New party to focus on asylum seeker policy
A new political party has launched this week with a comprehensive asylum seeker and refugee management policy at the heart of its agenda.
The new centrist Australian Progressive Party (APP) set out its asylum seeker policy in detail, while calling for comment, as it seeks to appeal to the middle ground of politics and voters disenchanted with both major parties.
The APP says its policy covers a proposal to empower local communities who want to become ‘refugee welcoming communities’ and significant reforms to processing and management of asylum seekers.
It also includes measures to change the path that asylum seekers take and reduce the demand for people smuggling.
The party says it is proposing a series of initiatives that it says “repairs the damage” done by past policies, including reversing the excising of Australia from the migration zone, ending all offshore detention, and an amnesty for everyone currently held in offshore detention or stuck in the system.
Australian Progressive Party Executive Director Kathryn Crosby, a former senior strategist with the Australian Democrats, said the policy will be open for comment throughout the week.
“We’ve started a six week Beta phase, during which we’ll be testing some of our systems, starting a lot of the committees, and recruiting more new members and potential leaders,” Ms Crosby said.
“Each week during the Beta phase we’re going to release a keystone policy for comment – allowing everyone to have a say before we finalise the policy,” she said.
The APP says it intends to “promote a classically progressive ideology, which is to seek change made possible by advances in science, technology and social organisation to improve the lives of Australians. It says this ideology is supported by five core values: freedom, progress, community, equality and openness”.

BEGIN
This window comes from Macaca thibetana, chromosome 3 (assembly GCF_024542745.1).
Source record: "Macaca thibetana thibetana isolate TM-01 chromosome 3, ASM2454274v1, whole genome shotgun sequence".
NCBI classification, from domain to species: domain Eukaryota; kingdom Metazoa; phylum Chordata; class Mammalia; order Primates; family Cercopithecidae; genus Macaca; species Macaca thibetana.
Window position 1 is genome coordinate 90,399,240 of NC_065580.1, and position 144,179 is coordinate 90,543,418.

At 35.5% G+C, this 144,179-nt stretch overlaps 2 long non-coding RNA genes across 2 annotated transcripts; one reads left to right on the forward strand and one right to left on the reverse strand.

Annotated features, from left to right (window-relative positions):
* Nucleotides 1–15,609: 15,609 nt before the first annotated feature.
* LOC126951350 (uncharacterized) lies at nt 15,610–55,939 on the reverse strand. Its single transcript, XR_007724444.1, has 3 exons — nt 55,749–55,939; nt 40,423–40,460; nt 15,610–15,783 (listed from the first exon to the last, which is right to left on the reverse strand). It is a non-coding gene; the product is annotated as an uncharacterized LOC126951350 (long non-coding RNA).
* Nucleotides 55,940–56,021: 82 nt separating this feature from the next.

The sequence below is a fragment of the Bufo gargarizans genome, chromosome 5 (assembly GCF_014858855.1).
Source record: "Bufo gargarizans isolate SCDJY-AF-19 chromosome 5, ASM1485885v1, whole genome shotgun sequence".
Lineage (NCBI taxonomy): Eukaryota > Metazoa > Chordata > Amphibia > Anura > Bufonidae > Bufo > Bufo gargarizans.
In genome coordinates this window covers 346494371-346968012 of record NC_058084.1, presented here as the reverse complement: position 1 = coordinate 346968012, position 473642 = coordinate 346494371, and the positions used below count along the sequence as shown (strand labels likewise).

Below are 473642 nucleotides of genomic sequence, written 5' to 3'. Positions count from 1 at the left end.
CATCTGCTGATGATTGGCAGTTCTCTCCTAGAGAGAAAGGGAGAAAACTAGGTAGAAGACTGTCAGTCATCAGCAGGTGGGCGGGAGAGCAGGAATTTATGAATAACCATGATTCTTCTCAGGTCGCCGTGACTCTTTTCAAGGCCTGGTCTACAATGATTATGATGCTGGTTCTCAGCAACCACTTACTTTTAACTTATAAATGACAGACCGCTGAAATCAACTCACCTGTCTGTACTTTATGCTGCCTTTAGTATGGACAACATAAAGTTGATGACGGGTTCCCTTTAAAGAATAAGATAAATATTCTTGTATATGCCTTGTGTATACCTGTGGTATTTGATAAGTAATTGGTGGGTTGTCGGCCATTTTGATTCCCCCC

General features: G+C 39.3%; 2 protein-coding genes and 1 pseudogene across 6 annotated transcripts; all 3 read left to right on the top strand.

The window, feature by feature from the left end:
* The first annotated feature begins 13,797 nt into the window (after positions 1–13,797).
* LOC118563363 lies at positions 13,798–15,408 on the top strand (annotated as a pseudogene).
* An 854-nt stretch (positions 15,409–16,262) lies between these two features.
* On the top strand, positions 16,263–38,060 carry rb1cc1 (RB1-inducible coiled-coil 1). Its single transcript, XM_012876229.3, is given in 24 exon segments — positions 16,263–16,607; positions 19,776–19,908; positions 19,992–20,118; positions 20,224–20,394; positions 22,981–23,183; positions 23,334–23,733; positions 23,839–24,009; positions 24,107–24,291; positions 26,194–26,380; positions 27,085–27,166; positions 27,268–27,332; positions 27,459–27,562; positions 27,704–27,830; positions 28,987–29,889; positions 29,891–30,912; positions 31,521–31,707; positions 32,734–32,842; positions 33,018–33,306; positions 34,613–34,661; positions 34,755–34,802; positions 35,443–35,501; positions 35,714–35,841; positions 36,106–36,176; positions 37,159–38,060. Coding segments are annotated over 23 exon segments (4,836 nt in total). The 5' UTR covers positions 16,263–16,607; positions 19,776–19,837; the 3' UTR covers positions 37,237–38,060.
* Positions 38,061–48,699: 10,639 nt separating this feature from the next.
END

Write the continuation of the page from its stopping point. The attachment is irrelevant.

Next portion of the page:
And it appears to be targeting former members of the Australian Democrats.
In her online Blog, Ms Crosby says: “As part of the background work in announcing the establishment of the Australian Progressive Party I emailed all of the old Democrats I had in my address book. A couple of thousand of them.”
“The responses to the news have been overwhelmingly positive – many people quite happily signed up as members, many more joined the email list, or fired a whole heap of questions. The old organisers sent through helpful information of who to talk to and many forwarded the information on to others.
“It’s been great to do some catching up with old friends, burying a few hatchets, and getting to know a number of people I didn’t know well before but who had perhaps just been on the email list or volunteered once,” she wrote.
The party’s other keystone policies will to be launched in December.
Ms Crosby says they will help illustrate what the party stands for and what true progressivism is.
She said all members of the party will be able to be actively become involved in the policy process through joining in one of 22 policy working groups.
AMES Staff writer